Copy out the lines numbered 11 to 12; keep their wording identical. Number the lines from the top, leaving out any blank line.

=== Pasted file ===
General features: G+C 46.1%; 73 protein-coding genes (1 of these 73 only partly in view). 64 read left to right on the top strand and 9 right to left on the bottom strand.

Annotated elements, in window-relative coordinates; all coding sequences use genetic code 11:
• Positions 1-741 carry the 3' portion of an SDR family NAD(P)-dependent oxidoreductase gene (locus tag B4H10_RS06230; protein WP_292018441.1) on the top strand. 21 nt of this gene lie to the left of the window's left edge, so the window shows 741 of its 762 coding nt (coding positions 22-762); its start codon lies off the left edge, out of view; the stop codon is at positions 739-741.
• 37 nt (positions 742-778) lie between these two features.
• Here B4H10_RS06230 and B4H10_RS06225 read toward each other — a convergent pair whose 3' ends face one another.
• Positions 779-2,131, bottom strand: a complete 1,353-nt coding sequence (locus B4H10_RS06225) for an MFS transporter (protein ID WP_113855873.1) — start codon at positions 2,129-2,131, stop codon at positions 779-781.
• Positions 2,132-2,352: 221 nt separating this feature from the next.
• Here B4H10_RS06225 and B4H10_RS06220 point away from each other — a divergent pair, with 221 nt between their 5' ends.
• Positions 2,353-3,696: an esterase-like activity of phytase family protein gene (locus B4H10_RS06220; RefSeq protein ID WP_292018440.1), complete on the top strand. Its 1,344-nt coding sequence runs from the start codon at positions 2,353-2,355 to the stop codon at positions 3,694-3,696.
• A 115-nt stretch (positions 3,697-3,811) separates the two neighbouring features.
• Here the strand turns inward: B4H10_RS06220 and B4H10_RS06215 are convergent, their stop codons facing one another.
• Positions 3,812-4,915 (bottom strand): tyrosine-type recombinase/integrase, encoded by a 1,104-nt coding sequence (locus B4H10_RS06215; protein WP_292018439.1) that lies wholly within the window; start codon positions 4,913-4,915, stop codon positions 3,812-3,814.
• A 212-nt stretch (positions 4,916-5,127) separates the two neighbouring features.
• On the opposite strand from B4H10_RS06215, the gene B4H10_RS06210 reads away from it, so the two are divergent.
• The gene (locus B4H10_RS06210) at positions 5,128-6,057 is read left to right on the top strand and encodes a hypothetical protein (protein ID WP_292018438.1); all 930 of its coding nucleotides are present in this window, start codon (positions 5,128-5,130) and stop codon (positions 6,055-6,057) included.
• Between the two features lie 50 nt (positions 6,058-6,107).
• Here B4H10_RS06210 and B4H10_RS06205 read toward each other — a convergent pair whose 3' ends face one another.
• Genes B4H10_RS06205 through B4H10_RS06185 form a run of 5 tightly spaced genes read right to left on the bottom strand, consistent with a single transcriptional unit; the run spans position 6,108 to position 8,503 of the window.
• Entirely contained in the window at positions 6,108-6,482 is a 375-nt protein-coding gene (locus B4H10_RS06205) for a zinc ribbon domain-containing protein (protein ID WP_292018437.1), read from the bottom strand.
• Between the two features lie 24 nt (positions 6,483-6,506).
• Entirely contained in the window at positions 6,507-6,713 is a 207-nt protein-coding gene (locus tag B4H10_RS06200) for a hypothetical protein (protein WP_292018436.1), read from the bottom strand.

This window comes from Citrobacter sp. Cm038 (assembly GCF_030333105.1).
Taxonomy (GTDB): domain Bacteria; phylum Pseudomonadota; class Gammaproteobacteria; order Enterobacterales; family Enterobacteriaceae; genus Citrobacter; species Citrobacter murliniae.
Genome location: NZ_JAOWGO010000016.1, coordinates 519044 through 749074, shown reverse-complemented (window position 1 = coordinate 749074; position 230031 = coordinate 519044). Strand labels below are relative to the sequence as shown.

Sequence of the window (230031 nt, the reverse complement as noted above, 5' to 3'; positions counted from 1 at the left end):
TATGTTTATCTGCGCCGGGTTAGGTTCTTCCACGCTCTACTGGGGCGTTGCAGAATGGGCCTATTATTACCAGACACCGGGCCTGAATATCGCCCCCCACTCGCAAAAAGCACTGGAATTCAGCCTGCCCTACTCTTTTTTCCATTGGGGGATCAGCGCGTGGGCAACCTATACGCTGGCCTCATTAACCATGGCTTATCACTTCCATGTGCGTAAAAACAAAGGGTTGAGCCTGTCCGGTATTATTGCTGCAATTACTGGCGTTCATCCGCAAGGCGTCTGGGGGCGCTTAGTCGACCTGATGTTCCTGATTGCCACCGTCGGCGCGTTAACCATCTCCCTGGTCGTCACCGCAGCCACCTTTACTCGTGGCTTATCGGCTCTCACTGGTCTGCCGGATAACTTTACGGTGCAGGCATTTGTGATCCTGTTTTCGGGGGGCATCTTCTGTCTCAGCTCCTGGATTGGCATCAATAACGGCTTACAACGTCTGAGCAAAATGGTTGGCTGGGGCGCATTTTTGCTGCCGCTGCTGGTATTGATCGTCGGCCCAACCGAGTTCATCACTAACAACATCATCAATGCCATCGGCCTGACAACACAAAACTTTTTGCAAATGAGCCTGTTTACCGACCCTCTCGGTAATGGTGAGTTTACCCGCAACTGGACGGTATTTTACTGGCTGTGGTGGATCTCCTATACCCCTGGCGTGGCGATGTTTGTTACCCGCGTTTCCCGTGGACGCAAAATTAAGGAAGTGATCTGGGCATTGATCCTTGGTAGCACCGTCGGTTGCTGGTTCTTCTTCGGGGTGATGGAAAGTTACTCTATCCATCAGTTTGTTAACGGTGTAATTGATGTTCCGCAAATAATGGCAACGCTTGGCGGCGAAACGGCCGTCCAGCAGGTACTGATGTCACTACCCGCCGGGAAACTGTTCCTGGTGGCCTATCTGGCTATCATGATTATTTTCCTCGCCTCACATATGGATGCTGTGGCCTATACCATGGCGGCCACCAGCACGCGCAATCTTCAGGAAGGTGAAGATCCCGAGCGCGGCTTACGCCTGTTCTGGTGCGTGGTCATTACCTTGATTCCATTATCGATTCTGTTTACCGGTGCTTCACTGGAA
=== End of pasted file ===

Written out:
• Here the strand turns inward: B4H10_RS06220 and B4H10_RS06215 are convergent, their stop codons facing one another.
• Positions 3,812-4,915 (bottom strand): tyrosine-type recombinase/integrase, encoded by a 1,104-nt coding sequence (locus B4H10_RS06215; protein WP_292018439.1) that lies wholly within the window; start codon positions 4,913-4,915, stop codon positions 3,812-3,814.